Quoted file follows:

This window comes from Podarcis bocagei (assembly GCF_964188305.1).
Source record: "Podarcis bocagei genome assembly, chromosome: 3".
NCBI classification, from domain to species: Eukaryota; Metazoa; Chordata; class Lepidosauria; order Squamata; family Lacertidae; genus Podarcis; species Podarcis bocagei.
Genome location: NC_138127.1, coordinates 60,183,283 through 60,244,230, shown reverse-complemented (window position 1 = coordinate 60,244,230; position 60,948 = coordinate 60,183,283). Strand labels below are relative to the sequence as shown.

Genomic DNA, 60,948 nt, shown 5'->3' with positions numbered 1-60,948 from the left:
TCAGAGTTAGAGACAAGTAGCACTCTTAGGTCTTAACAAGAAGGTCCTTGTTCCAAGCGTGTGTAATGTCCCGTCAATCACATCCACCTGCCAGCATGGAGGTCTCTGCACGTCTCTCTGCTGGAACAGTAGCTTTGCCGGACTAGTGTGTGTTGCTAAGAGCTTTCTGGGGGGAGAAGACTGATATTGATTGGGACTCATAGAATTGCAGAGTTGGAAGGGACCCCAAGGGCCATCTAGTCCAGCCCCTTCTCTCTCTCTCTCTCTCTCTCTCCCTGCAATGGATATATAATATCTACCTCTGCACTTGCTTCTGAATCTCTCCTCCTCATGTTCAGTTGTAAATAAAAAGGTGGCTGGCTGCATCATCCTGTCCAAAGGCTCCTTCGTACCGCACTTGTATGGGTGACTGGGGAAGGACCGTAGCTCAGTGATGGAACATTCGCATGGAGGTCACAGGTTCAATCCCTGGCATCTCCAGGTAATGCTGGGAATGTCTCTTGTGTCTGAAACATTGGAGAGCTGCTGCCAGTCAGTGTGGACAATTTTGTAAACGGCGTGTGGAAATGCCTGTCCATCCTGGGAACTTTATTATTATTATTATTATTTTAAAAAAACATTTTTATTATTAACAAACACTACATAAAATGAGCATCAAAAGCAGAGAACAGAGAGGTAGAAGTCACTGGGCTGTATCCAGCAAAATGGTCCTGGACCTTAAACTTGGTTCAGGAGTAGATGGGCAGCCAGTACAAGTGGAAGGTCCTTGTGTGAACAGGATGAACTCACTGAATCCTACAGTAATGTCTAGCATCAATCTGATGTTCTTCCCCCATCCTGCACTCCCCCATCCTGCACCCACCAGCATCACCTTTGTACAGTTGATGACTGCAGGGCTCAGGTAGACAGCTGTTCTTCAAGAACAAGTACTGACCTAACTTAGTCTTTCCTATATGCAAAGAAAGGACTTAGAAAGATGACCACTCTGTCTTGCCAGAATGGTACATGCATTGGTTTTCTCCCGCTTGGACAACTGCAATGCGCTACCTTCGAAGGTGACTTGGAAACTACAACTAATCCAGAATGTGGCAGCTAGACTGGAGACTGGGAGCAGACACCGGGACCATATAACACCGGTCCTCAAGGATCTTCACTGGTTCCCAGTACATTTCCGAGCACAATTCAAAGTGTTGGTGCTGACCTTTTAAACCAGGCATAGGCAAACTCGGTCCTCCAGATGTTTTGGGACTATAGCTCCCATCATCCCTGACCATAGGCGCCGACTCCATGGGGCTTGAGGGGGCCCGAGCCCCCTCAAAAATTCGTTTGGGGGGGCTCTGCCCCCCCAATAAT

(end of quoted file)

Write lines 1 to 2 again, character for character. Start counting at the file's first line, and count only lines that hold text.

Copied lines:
This window comes from Podarcis bocagei (assembly GCF_964188305.1).
Source record: "Podarcis bocagei genome assembly, chromosome: 3".